French economy: uphill fight against inflation

By , Special to The Christian Science Monitor

When asked recently about how he was going to deal with the ailing French economy, President Francois Mitterrand compared his task to competing in the Tour de France bicycle race.

''The object is always the same,'' he said. ''Only sometimes you are on flat ground and sometimes you are pedaling uphill.''

Recent events make it clear that Mr. Mitterrand and his Socialist government have switched gears and begun to head uphill, only to find the hill steeper than they thought.

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To bolster the weak franc and bring France's high 14 percent inflation rate under control, the Socialists have been forced to abandon their expansionary policies and preach economic austerity. This about-face has put President Mitterrand on the defensive, evoking sharp criticism from his supporters on the left and reviving the conservative opposition's will to fight.

Although Finance Minister Jacques Delors first said austerity was just to be ''a small electroshock'' consisting mainly of a four-month wage and price freeze , it is now evident that the government has in mind a long period of belt-tightening. At the end of last week, Mr. Delors admitted that there would be at least 18 months of austerity.

[A Mitterrand Cabinet reshuffle, said by Prime Minister Pierre Mauroy to close ranks around the government's austerity program, has given Mitterrand's chief of staff, Pierre Beregovoy, the additional post of minister for social affairs. Research Minister Jean-Pierre Chevenement was given the industry portfolio as an additional duty. And Jacques Attali, 38, one of Mitterrand's most trusted advisers, was appointed acting chief of staff May 30 and was expected to be confirmed in the job.]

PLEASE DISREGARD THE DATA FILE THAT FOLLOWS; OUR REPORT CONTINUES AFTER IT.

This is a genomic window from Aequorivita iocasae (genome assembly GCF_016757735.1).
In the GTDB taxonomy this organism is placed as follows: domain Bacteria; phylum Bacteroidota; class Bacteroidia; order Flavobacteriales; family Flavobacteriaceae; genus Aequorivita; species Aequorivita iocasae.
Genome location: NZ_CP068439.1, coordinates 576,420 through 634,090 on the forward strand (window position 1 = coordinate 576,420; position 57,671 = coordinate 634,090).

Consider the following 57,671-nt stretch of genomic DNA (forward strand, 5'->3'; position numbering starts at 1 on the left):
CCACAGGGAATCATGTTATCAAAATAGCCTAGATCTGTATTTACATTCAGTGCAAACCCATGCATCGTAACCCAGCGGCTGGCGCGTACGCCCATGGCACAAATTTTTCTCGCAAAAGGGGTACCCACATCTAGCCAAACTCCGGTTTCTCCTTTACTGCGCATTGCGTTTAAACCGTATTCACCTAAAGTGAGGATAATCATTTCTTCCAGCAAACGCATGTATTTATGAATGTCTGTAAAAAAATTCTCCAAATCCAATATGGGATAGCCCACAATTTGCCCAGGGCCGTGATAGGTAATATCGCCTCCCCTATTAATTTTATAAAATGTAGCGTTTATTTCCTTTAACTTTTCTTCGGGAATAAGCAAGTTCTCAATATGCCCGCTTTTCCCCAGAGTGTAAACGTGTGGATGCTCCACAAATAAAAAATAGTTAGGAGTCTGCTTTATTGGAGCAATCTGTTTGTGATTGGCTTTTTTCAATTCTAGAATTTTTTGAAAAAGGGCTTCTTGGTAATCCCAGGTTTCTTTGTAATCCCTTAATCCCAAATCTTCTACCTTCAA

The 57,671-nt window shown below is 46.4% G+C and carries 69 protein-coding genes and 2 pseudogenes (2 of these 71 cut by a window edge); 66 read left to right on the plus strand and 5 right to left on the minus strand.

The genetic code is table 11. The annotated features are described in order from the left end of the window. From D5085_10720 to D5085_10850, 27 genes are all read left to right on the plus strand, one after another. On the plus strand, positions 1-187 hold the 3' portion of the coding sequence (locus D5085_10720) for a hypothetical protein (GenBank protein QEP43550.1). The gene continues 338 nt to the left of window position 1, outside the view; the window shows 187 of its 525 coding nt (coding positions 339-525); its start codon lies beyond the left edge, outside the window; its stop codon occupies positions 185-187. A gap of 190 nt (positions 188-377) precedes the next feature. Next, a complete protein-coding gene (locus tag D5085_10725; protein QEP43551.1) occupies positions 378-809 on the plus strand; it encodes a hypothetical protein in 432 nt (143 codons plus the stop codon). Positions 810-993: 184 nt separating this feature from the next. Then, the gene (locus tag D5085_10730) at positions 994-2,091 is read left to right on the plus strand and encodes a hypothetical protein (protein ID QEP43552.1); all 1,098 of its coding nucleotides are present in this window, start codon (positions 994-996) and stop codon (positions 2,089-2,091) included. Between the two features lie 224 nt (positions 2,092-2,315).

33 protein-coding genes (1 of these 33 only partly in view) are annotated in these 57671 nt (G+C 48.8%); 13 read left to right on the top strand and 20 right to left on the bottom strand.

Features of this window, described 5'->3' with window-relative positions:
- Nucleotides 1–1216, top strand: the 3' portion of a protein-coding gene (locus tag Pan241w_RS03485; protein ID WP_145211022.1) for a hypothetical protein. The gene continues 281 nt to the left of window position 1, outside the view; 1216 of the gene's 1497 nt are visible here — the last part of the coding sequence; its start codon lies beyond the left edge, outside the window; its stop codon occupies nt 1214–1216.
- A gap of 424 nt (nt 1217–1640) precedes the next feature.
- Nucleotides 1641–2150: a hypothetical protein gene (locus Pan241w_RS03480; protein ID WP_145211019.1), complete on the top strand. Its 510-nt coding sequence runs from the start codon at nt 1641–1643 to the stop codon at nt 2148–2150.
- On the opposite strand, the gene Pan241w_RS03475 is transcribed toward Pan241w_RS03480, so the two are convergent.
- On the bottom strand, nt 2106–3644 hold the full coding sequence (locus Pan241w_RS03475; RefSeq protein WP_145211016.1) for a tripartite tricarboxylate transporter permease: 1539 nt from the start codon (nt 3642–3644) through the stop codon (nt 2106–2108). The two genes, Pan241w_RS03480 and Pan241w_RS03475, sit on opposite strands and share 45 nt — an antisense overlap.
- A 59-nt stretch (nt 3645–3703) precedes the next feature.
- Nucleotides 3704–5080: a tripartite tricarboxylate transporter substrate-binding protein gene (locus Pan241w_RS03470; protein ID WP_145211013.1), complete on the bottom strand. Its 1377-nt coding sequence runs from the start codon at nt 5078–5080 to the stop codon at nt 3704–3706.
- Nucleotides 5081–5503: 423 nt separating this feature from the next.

Wage and price controls remain scheduled to be officially lifted after Oct. 31, but Mr. Delors said the government will allow neither prices nor wages to rise much after that date. In addition, austerity means trimming government expenditures through 1983, increasing the sales tax next month, and raising employees' and employers' contributions to balance the deficit-ridden social security and unemployment benefits programs.

Opposition among Mr. Mitterrand's supporters as well as his opponents grew as it was recognized last week that this austerity program was stern stuff. For the first time since the Communists joined the Socialists in the government, Communist Party leader Georges Marchais publicly criticized the government.

''We cannot accept in any case a law that blocks any increase in salaries and suspends free wage bargaining,'' Mr. Marchais wrote in the party paper, L'Humanite. There was no sign that the Communists were preparing to leave the government immediately, but they were obviously distancing themselves from the Socialists in preparation for next March's municipal elections.

Also revving up for those elections was the opposition. After a year of scattered and ineffective criticism, the conservatives displayed a new vigor in pouncing on the news as proof that the Socialists were mismanaging the economy.

Former President Valery Giscard d'Estaing offered his most sustained criticism of the government. He wrote a three-part newspaper series, delivered speeches, and gave interviews, all with the same message: The Socialists are ruining France's economy, turning her into ''a second-rate nation.''

The opposition even felt confident enough to challenge the government in the National Assembly. Jacques Chirac, leader of the Rassemblement pour la Republique party, called on the National Assembly to censure the government for its economic policies.

Looking directly down from the speaker's podium at Prime Minister Pierre Mauroy, Mr. Chirac said, ''You have demonstrated your incompetence for too long to restore confidence easily.'' He concluded, ''France has taken the wrong direction.''

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